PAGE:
The transforming growth factor 2 (TGF2) superfamily, the largest family of secreted proteins in mammals, includes the bone morphogenetic proteins (BMPs), actives, and myostatin. These ligands signal through a heteromeric complex of type 1 and type 2 serine/threonine kinase receptors. Ligand-induced dimerization of these receptors leads to phosphorylation of receptor-regulated SMAD proteins, which translocate to the nucleus with SMAD4 to regulate gene expression. These signaling pathways have been implicated in many pathophysiologic processes. For example, at the end of the first trimester, activin A levels are elevated in women who will eventually develop preeclampsia, and the BMP/activin/myostatin type 2 receptor, ACVR2A, has been identified as a candidate maternal susceptibility gene for preeclampsia. With the support of this grant that started in 1994, we have generated and analyzed mice with mutations in activin subunits, a ligand binding protein (follistatin), a downstream receptor-binding protein (FKBP12), several SMADs, and multiple BMP/activin/myostatin receptors. The phenotypes of our genetic models range from neonatal lethality to infertility to cancer. These models have been indispensable for deciphering TGF2 superfamily signaling pathways in the gonads and modeling clinical reproductive diseases including infertility, premature ovarian failure, and ovarian and testicular cancer. These HD32067-supported studies have resulted in 43 papers published during the current grant period and 87 publications overall including high impact papers in Nature, Nature Genetics, Nature Medicine, Science, Genes and Development, and Developmental Cell. The overall goals of this R01 renewal will be to follow-up these studies by analyzing the unique and redundant roles of the type 1 and type 2 receptors in BMP signaling in the uterus and identifying new agents for inhibiting and/or mimicking the functions of BMPs, activins and myostatin in uterine, ovarian, muscle, and bone physiology.
The Specific Aims of these proposed studies are: 1) Define the BMP receptor pathways in implantation and post- implantation uterine biology, and 2) Identify and synthesize small molecule BMP receptor-specific antagonists and agonists. These proposed studies will allow us to genetically place TGF2 superfamily ligands, receptors, and downstream SMADs into biological pathways in the female reproductive tract, and identify and synthesize compounds for future treatments of human reproductive and non-reproductive diseases.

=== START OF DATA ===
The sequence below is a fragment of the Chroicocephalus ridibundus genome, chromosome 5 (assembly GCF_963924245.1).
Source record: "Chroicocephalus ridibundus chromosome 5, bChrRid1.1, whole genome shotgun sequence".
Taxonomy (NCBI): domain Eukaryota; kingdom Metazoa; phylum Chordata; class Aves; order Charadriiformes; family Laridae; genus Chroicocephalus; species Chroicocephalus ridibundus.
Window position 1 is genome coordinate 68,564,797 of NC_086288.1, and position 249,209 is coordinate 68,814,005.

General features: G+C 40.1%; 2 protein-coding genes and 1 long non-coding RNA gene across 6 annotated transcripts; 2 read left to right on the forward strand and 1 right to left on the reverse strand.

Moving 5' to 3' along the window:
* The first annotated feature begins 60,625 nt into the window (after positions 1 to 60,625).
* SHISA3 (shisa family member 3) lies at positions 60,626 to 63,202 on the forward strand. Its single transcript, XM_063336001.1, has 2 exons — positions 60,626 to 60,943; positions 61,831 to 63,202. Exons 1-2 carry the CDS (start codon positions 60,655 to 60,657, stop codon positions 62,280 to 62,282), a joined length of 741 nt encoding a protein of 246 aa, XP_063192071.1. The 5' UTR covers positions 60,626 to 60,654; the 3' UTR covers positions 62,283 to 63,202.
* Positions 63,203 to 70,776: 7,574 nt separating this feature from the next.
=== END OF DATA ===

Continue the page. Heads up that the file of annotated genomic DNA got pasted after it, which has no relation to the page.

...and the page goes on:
Public Health Relevance

The transforming growth factor 2 (TGF2) superfamily is the largest family of secreted proteins in mammals, and TGF2 signaling pathways have been implicated in a diversity of developmental and pathophysiological processes including preeclampsia. Over the last 19 years, we have used multiple in vivo and in vitro approaches to dissect the essential and redundant roles of these signaling pathways. The objectives of this R01 renewal are to mechanistically define the unique and redundant roles of the bone morphogenetic protein (BMP) type 1 and type 2 receptors during implantation and post-implantation and to identify new drugs for inhibiting or mimicking the functions of BMPs, activins, and myostatin for treatments of clinically important reproductive and non-reproductive diseases.

Agency
National Institute of Health (NIH)
Type
Research Project (R01)
Project #
5R01HD032067-18
Application #
8692428
Study Section
Pregnancy and Neonatology Study Section (PN)
Program Officer
Yoshinaga, Koji
Project Start
Project End
Budget Start
Budget End
Support Year
18
Fiscal Year
2014
Total Cost
Indirect Cost
Name
Baylor College of Medicine
Department
Pathology
Type
Schools of Medicine
DUNS #
City
Houston
State
TX
Country
United States
Zip Code
77030
Clementi, Caterina; Tripurani, Swamy K; Large, Michael J et al. (2013) Activin-like kinase 2 functions in peri-implantation uterine signaling in mice and humans. PLoS Genet 9:e1003863
Nagashima, Takashi; Li, Qinglei; Clementi, Caterina et al. (2013) BMPR2 is required for postimplantation uterine function and pregnancy maintenance. J Clin Invest 123:2539-50
Matzuk, Martin M; Burns, Kathleen H (2012) Genetics of mammalian reproduction: modeling the end of the germline. Annu Rev Physiol 74:503-28
Gokoffski, Kimberly K; Wu, Hsiao-Huei; Beites, Crestina L et al. (2011) Activin and GDF11 collaborate in feedback control of neuroepithelial stem cell proliferation and fate. Development 138:4131-42
Nagashima, Takashi; Kim, Jaeyeon; Li, Qinglei et al. (2011) Connective tissue growth factor is required for normal follicle development and ovulation. Mol Endocrinol 25:1740-59
Roy, Angshumoy; Matzuk, Martin M (2011) Reproductive tract function and dysfunction in women. Nat Rev Endocrinol 7:517-25
Lee, Se-Jin; Lee, Yun-Sil; Zimmers, Teresa A et al. (2010) Regulation of muscle mass by follistatin and activins. Mol Endocrinol 24:1998-2008
Su, You-Qiang; Sugiura, Koji; Li, Qinglei et al. (2010) Mouse oocytes enable LH-induced maturation of the cumulus-oocyte complex via promoting EGF receptor-dependent signaling. Mol Endocrinol 24:1230-9
Mithraprabhu, Sridurga; Mendis, Sirisha; Meachem, Sarah J et al. (2010) Activin bioactivity affects germ cell differentiation in the postnatal mouse testis in vivo. Biol Reprod 82:980-90
Rajanahally, Saneal; Agno, Julio E; Nalam, Roopa L et al. (2010) Genetic evidence that SMAD2 is not required for gonadal tumor development in inhibin-deficient mice. Reprod Biol Endocrinol 8:69

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